Tuesday, July 7, 2015

Developing RES-SIM - A game changer

A little over a year ago, Sittimont and I thrashed out the initial concept for RES-SIM over lunch at the Tanner Bar. We brought Helen and Vanessa (RMIT) on board, as well as a strong advisory panel. Competition for OLT funding is more competitive than ever, but we pulled it off. In March, we officially commenced work on our OLT grant 'Modelling disaster resilience: enhancing student learning through trans-disciplinary simulation of wicked scenarios (RES-SIM)'.
RES-SIM will 'develop the conceptual model for a virtually distributed computer-based teaching and learning tool that enables students within and across disciplines (e.g. engineering, architecture, logistics), both on and off campus, to collaboratively acquire essential decision-making skills through immersion in a dynamic disaster system simulation.' 
In an educational environment, we need to search for innovative ways to replicate real-world scenarios. The last thing we want is for our graduates to be caught by surprise when faced with scenarios not encountered during the study of their disciplinary knowledge base. In many fields, a valuable strategy to bridge this experiential gap is to incorporate games/simulations/virtual experiences.

My first exposure to this was when I used a software tool that simulated the operations of a construction company as part of an assessment for architecture/engineering/construction management students in a Project Management course. The students worked in multi-disciplinary groups and made weekly decisions regarding different aspects of their company. Every weekend, a different scenario played out and afterwards, the group was able to analyse the impact of the decisions they had previously made.

As a researcher in disaster risk reduction, I have long been interested in how societal systems and subsystems respond to disturbance, both natural and human induced. Existing studies do attempt to classify and delineate these variables, however a multi-disciplinary evidence-base fit for the purpose of educating our students is far from complete. This project gives us the opportunity to compile the field data required to underpin a system resilience education tool.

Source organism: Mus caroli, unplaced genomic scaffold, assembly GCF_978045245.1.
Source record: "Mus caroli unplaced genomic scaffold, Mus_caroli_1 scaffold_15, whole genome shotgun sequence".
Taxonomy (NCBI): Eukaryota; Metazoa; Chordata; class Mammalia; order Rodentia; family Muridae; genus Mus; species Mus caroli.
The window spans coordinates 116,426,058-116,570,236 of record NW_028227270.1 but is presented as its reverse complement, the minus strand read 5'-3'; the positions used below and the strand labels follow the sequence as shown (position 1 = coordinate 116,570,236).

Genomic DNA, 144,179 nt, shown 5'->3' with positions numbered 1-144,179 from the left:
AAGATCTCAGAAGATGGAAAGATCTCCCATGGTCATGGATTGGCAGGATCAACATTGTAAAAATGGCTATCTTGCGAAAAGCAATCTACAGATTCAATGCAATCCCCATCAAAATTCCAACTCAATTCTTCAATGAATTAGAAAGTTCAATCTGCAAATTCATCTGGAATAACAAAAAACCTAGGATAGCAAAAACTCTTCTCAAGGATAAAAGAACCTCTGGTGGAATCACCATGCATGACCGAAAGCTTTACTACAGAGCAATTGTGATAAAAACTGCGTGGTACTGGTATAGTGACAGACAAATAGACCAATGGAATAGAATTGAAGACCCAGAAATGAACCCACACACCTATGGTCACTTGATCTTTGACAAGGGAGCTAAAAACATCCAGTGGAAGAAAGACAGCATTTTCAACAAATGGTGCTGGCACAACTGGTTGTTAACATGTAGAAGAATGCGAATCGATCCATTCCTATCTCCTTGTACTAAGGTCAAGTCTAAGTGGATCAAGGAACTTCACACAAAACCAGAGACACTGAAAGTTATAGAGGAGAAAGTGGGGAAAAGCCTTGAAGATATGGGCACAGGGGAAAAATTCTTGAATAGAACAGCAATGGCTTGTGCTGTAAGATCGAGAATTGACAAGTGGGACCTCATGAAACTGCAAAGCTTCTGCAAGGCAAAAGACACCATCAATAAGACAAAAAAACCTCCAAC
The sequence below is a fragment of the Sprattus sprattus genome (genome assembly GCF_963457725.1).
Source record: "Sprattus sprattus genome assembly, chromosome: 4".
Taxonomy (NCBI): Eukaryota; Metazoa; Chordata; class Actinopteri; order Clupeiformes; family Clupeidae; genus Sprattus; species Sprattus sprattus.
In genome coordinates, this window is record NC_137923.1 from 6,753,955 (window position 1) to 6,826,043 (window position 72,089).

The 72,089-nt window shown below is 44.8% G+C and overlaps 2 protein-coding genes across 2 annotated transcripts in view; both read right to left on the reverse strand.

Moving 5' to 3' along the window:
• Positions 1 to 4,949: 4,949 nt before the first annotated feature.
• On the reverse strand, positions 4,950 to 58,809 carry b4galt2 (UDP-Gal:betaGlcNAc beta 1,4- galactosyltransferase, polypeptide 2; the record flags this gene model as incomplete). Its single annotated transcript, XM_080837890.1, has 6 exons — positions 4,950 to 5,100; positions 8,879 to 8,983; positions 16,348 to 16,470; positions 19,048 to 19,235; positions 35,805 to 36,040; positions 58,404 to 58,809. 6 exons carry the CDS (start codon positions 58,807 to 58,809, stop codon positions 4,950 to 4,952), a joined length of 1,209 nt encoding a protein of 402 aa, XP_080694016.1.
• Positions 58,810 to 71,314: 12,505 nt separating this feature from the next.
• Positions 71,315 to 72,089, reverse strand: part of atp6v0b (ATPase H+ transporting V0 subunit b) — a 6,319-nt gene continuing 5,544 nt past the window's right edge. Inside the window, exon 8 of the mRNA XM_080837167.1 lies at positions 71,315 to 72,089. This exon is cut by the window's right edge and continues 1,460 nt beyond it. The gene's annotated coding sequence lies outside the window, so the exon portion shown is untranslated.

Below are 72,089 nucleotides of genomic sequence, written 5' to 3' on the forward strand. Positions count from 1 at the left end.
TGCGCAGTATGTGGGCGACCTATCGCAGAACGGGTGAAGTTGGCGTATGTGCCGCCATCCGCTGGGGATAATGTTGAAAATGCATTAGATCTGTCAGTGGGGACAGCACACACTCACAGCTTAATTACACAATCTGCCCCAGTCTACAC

'RES-SIM presents a revolutionary method of evaluating and responding to disaster scenarios, based on a holistic understanding of the affected systems and subsystems of society. This ‘whole-system’ approach will allow students (future emergency responders) to hone their judgement and decision-making in a safe environment that provides valuable feedback based on engineering-based, sociological-based and economic-based system dynamics.'
We live in challenging times. The educational landscape is shifting. Students engage differently. Graduate attributes in demand evolve alongside industries themselves, and our curriculum must keep up. In addition, the future of our global society is uncertain. Disaster risk continues to increase for many people inhabiting our planet. Besides the purely professional competencies embedded in the utilization of this learning tool, there is little doubt that society demands graduates with an understanding of disaster risk in complex systems in order to address the systemic problems that it faces.

When Sittimont and I first discussed the concept, we were excited by the possibilities. Now, the project team truly believes in making this a reality. RES-SIM can be a game changer.